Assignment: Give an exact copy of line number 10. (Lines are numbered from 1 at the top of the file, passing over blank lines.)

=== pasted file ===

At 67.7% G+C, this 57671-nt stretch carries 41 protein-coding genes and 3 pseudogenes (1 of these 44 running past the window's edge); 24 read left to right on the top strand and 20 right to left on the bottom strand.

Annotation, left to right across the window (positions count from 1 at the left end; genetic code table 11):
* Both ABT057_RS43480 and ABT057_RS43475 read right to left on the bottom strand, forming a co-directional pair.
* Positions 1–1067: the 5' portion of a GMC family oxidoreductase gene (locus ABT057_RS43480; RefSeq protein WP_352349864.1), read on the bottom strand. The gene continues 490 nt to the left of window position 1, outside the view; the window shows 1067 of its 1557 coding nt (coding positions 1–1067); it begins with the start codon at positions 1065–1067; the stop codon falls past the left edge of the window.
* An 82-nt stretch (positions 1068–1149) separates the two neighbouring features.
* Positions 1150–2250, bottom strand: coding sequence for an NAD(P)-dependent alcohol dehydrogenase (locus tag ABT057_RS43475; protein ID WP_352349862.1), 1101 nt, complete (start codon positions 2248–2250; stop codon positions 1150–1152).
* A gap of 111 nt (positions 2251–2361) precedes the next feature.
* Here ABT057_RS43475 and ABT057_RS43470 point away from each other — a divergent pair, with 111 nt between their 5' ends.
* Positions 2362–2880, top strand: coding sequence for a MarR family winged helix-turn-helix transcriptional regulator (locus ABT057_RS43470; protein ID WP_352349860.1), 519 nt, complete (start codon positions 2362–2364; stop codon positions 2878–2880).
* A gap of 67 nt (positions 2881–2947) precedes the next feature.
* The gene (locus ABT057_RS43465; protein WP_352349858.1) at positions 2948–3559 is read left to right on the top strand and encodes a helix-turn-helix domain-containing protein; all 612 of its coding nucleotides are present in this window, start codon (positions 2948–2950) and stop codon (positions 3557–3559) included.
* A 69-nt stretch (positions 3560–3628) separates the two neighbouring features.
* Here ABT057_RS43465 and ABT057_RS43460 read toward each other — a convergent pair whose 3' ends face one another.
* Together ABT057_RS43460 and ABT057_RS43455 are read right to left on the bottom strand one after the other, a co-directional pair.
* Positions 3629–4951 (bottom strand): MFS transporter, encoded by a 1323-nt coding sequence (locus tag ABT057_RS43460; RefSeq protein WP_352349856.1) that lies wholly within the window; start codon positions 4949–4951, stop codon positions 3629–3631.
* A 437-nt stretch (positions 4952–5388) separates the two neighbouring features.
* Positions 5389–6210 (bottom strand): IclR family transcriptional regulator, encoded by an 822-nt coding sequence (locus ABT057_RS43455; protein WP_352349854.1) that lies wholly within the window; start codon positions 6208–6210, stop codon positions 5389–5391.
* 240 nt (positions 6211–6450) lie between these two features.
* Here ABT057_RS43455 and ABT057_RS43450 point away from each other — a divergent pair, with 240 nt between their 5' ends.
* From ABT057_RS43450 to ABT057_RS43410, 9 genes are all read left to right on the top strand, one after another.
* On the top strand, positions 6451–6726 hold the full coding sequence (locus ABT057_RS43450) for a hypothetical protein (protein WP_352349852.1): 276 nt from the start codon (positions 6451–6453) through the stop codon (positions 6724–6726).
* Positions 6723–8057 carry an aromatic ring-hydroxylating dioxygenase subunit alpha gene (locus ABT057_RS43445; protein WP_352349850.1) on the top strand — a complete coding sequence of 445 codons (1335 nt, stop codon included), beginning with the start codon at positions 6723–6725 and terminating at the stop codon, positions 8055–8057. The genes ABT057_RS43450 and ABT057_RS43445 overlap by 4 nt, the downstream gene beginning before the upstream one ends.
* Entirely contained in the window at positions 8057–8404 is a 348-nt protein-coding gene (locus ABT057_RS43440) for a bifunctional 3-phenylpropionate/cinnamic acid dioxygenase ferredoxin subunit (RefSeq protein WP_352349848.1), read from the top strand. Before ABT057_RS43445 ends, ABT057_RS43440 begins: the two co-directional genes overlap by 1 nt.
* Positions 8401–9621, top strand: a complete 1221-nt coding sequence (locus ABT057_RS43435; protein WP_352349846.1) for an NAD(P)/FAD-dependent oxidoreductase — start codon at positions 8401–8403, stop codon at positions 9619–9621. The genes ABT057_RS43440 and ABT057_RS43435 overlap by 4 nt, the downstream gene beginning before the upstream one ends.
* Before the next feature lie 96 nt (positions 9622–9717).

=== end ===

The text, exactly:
* A gap of 67 nt (positions 2881–2947) precedes the next feature.